An Unbiased Review of Debian 3.0 was an article that was featured on Slashdot yesterday, which was largely a big rant about the suckitude of the Debian installer. Reading the review, I had mixed feelings. Personally, I’ve never had good luck with Debian. I know lots of people love it, and bully for them, but I have never been able to get a Debian system up and running to my satisfaction. I believed this was a personal failure until I succeeded two times with Gentoo, which is to Debian as Alaska is to Montana, in terms of frontier cred. Anyway, I agree that things that are dumb about the Debian installer could be improved, but I disagree with the article’s larger argument, which is that Debian should have an installer that my Mom could navigate (a la Red Hat).

As everyone knows, Debian is maintained by an organization of volunteers. When people working on the distribution support users, it takes away from the time that they could be spending to improve the distribution. Therefore, it makes sense for them to not make Debian open for anybody to install. If someone can’t make it through an installer that requires some attention and knowledge on the part of the user, then they should probably be using a commercial distribution that offers support for money or whatever. That’s one of the things I like best about Gentoo’s root shell installer. It immediately gets rid of people that are intimidated by that sort of thing, and prevents them from sucking up tons of attention on mailing lists or forums. The difficulty of the installer should be like those little signs in front of rides at amusement parks: “You must be this tall to ride.”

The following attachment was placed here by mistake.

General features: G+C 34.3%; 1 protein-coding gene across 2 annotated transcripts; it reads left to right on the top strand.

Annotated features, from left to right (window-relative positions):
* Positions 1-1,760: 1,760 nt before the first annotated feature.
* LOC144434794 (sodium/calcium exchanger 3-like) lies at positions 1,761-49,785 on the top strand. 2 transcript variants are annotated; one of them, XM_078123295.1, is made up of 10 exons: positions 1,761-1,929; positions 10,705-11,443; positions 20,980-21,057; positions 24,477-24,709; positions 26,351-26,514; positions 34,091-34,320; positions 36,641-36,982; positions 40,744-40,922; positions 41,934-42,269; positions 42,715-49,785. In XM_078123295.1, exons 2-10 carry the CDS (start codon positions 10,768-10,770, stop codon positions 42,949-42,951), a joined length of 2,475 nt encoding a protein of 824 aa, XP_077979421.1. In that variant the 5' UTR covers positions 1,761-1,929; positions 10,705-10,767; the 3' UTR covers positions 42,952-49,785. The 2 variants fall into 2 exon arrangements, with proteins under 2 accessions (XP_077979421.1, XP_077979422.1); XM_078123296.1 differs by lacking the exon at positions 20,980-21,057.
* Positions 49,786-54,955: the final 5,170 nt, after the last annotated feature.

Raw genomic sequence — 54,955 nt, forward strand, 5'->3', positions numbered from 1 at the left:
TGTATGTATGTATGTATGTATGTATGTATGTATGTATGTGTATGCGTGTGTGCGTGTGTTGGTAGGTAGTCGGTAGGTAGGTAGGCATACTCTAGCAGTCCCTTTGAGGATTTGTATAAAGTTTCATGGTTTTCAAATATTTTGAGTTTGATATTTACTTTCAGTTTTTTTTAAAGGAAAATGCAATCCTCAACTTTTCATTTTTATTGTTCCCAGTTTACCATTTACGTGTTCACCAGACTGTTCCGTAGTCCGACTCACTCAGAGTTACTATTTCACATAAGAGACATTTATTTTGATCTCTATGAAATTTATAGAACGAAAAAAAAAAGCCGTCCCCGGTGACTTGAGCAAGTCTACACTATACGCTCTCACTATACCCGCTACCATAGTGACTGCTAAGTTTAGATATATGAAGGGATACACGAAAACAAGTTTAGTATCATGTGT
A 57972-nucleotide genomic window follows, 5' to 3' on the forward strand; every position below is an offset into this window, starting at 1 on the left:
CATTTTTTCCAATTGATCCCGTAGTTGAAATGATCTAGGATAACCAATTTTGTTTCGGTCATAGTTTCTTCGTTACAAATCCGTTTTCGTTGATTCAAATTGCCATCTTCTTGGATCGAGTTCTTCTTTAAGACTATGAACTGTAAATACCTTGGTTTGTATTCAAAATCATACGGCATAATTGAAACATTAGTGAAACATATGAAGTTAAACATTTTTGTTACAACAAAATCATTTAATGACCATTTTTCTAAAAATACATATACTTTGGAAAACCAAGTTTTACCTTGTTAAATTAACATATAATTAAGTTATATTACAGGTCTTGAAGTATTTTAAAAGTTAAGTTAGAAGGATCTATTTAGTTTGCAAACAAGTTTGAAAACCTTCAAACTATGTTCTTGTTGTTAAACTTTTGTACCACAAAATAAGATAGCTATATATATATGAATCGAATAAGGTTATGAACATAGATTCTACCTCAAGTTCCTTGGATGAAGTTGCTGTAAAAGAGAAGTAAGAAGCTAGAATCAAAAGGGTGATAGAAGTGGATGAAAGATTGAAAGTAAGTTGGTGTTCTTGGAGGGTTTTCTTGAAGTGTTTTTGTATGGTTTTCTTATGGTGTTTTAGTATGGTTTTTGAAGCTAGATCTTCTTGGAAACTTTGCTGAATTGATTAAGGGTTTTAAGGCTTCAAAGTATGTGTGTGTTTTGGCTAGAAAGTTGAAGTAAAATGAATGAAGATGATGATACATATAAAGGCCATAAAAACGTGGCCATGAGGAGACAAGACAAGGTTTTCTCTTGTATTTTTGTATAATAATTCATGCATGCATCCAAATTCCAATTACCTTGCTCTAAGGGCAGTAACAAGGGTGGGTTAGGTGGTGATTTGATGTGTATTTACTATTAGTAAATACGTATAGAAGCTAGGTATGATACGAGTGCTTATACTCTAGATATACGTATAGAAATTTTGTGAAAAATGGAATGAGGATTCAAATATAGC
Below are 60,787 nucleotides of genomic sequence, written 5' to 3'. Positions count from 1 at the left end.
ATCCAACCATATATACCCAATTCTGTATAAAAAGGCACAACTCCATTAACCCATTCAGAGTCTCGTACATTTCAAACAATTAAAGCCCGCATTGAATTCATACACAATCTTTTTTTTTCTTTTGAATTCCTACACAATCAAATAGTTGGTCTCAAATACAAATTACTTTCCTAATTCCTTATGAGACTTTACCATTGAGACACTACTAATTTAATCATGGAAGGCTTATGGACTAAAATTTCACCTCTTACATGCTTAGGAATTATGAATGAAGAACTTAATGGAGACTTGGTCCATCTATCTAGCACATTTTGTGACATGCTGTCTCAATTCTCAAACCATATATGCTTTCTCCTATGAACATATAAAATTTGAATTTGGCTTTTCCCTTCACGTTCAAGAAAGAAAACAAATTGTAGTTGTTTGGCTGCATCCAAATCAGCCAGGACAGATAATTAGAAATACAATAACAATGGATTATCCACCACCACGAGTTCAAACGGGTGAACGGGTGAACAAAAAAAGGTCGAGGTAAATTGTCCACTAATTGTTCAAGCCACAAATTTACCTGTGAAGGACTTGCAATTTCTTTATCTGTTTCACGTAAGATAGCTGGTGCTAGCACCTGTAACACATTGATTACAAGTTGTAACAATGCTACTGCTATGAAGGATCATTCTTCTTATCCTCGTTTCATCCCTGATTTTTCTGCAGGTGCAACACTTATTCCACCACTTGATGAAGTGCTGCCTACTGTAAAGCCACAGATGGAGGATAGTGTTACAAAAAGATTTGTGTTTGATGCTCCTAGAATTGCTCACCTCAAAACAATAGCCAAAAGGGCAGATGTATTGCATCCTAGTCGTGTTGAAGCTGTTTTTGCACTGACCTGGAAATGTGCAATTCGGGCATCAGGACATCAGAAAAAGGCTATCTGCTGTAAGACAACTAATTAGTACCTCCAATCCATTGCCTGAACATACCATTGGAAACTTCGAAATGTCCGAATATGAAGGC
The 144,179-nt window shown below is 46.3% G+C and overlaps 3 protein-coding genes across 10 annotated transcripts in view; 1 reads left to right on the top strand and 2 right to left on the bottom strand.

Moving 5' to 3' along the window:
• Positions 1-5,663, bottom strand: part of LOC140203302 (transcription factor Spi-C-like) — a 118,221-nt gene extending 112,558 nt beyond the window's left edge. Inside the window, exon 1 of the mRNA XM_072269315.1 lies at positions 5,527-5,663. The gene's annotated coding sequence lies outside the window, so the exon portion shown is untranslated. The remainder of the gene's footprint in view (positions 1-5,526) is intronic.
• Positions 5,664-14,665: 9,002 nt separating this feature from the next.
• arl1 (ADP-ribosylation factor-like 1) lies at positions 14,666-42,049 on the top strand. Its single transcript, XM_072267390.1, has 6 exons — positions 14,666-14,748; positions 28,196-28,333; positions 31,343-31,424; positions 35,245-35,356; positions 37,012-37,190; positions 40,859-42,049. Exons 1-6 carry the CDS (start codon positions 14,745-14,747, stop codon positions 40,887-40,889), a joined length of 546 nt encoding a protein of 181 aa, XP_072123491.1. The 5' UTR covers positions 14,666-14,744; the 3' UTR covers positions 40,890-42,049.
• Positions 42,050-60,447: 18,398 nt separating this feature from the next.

The target audience of Debian doesn’t need a graphical installer, so there’s really no reason to put one in. If you want the easy graphical installer, perhaps you should ask yourself why you chose Debian in the first place. Besides, with distributions like Debian and Gentoo, using the installer is more likely than not a one time thing, because you can upgrade the version of your operating system without bothering with the installer. I’m all for installer improvements that save time for the core users of a distribution, but revising the installer to open the distribution to a new class of users should not be entered into lightly.